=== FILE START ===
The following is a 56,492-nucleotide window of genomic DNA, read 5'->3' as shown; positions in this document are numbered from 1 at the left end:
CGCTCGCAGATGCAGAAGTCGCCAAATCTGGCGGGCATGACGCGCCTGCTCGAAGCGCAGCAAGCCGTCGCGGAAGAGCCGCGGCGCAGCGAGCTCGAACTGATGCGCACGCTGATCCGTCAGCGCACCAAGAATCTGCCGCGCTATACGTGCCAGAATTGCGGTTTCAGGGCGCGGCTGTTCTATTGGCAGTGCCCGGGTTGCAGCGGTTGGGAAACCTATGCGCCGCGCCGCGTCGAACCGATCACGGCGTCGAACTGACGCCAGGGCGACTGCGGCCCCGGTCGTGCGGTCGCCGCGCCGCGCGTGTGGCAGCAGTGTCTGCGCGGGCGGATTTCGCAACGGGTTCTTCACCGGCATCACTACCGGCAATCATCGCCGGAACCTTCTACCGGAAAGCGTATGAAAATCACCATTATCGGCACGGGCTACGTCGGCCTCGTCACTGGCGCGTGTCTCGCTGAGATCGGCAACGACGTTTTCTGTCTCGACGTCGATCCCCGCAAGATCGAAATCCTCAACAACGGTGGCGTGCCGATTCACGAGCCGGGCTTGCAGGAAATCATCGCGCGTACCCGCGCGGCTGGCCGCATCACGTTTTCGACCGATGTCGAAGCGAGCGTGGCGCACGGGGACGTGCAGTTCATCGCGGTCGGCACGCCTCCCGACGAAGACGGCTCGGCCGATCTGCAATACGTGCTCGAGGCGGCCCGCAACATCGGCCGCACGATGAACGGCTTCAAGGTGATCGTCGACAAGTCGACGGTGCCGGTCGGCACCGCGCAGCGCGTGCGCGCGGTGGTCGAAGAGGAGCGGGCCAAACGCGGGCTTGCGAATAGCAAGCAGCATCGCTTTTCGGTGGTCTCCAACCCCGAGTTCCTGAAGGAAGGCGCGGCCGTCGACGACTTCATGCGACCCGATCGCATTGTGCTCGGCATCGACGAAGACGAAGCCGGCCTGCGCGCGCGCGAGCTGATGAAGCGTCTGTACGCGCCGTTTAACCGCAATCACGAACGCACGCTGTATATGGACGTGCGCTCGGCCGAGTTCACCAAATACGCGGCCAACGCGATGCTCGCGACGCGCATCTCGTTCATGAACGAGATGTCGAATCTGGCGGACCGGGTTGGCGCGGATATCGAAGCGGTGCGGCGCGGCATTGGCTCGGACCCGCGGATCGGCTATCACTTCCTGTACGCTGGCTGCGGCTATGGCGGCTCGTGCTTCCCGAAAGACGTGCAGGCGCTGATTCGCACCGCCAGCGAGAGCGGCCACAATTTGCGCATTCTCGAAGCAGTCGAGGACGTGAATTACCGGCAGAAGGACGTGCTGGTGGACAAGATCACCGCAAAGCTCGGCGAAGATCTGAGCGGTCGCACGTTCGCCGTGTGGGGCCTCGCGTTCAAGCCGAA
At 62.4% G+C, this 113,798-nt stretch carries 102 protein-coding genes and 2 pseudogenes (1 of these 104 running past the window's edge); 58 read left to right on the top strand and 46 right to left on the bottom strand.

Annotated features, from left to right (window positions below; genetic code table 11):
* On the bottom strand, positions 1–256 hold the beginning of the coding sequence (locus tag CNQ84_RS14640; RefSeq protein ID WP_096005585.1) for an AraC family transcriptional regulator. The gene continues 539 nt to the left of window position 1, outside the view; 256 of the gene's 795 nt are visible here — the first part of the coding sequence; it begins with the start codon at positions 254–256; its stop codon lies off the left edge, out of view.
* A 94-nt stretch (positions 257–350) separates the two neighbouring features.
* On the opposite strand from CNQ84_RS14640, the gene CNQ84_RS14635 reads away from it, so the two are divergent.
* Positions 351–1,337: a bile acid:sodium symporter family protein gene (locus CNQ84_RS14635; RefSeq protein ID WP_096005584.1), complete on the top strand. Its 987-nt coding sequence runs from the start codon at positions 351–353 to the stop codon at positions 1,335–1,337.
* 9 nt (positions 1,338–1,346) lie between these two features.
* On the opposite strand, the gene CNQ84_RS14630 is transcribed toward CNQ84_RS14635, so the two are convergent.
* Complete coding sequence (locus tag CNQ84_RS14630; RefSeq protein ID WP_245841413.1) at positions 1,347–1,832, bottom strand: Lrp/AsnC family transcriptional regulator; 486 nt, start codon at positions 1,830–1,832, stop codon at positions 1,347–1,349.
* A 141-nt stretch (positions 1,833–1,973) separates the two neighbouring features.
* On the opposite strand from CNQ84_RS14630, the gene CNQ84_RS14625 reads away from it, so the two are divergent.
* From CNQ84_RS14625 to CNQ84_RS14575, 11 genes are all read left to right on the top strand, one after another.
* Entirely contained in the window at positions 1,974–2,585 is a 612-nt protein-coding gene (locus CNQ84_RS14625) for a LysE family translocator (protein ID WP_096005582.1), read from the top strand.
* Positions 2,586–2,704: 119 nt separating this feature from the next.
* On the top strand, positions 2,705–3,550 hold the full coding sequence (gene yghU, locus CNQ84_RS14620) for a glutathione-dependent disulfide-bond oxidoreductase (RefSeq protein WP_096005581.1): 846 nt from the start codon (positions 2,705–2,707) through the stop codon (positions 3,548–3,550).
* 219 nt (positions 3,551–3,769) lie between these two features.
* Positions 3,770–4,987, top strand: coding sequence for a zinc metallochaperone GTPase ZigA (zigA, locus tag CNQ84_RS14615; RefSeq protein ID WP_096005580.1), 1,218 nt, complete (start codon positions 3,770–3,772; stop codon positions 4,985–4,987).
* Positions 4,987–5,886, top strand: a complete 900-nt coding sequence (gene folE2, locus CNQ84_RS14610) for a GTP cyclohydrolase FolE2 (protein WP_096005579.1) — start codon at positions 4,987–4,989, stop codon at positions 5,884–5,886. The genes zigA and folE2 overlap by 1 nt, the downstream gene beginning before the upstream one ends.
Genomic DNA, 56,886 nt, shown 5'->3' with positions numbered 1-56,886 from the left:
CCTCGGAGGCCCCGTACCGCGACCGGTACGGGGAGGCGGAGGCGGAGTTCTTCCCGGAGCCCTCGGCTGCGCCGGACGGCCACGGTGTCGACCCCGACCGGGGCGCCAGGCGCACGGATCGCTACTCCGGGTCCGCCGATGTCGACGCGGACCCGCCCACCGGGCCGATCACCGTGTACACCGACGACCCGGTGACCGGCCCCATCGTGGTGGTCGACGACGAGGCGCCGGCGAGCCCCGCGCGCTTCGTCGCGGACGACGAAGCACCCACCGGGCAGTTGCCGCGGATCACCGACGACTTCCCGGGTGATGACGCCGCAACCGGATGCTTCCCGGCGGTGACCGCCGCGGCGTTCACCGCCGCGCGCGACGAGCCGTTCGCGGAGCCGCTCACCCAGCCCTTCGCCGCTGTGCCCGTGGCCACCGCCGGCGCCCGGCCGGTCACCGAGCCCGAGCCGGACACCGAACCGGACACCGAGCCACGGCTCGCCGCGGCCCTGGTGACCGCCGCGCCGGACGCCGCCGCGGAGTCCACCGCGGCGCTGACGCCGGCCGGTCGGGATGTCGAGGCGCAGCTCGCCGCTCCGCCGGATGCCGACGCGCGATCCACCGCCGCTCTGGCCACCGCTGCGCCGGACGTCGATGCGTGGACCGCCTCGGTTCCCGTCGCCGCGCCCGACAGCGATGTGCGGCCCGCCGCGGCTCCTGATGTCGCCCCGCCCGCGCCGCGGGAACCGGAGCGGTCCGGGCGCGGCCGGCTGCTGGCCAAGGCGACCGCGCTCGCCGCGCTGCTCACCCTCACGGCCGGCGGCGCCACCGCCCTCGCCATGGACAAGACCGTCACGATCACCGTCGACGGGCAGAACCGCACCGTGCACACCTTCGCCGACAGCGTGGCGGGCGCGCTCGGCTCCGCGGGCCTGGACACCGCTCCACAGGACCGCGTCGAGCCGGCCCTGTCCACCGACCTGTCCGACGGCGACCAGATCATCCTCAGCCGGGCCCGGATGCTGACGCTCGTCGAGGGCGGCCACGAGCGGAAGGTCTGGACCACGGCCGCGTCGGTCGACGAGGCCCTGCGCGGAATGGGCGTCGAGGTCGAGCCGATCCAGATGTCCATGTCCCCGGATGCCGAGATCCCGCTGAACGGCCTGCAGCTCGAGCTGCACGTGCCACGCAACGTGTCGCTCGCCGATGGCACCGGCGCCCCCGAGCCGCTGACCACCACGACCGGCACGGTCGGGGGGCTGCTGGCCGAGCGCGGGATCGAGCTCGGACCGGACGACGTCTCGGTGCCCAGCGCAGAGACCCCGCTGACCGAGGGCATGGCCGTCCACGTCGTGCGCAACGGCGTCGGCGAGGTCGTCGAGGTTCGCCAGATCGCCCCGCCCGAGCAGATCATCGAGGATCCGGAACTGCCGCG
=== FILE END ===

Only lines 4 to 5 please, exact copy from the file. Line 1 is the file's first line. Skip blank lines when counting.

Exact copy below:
Annotated features, from left to right (window positions below; genetic code table 11):
* On the bottom strand, positions 1–256 hold the beginning of the coding sequence (locus tag CNQ84_RS14640; RefSeq protein ID WP_096005585.1) for an AraC family transcriptional regulator. The gene continues 539 nt to the left of window position 1, outside the view; 256 of the gene's 795 nt are visible here — the first part of the coding sequence; it begins with the start codon at positions 254–256; its stop codon lies off the left edge, out of view.